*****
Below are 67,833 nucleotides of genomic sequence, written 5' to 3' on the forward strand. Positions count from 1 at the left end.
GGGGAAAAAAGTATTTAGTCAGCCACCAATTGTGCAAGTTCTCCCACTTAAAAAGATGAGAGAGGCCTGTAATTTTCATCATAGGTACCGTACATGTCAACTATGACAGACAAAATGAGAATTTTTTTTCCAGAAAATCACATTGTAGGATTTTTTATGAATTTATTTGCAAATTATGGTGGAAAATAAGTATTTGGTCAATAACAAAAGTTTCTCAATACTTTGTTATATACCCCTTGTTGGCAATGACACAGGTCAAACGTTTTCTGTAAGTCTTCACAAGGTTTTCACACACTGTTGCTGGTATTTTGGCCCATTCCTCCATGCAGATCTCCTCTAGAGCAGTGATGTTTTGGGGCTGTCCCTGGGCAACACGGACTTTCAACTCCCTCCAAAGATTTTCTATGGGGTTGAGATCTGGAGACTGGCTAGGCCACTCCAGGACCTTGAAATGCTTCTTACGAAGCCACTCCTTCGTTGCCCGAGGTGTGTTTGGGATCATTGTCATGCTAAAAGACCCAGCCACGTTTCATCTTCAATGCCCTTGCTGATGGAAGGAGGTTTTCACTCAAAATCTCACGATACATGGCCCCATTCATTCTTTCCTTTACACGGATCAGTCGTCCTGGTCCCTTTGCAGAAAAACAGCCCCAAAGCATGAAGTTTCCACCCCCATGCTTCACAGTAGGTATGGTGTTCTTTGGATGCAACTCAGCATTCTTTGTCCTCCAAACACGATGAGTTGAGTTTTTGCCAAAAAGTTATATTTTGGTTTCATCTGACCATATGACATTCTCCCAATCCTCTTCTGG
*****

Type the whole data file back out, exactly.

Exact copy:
Below are 67,833 nucleotides of genomic sequence, written 5' to 3' on the forward strand. Positions count from 1 at the left end.
GGGGAAAAAAGTATTTAGTCAGCCACCAATTGTGCAAGTTCTCCCACTTAAAAAGATGAGAGAGGCCTGTAATTTTCATCATAGGTACCGTACATGTCAACTATGACAGACAAAATGAGAATTTTTTTTCCAGAAAATCACATTGTAGGATTTTTTATGAATTTATTTGCAAATTATGGTGGAAAATAAGTATTTGGTCAATAACAAAAGTTTCTCAATACTTTGTTATATACCCCTTGTTGGCAATGACACAGGTCAAACGTTTTCTGTAAGTCTTCACAAGGTTTTCACACACTGTTGCTGGTATTTTGGCCCATTCCTCCATGCAGATCTCCTCTAGAGCAGTGATGTTTTGGGGCTGTCCCTGGGCAACACGGACTTTCAACTCCCTCCAAAGATTTTCTATGGGGTTGAGATCTGGAGACTGGCTAGGCCACTCCAGGACCTTGAAATGCTTCTTACGAAGCCACTCCTTCGTTGCCCGAGGTGTGTTTGGGATCATTGTCATGCTAAAAGACCCAGCCACGTTTCATCTTCAATGCCCTTGCTGATGGAAGGAGGTTTTCACTCAAAATCTCACGATACATGGCCCCATTCATTCTTTCCTTTACACGGATCAGTCGTCCTGGTCCCTTTGCAGAAAAACAGCCCCAAAGCATGAAGTTTCCACCCCCATGCTTCACAGTAGGTATGGTGTTCTTTGGATGCAACTCAGCATTCTTTGTCCTCCAAACACGATGAGTTGAGTTTTTGCCAAAAAGTTATATTTTGGTTTCATCTGACCATATGACATTCTCCCAATCCTCTTCTGG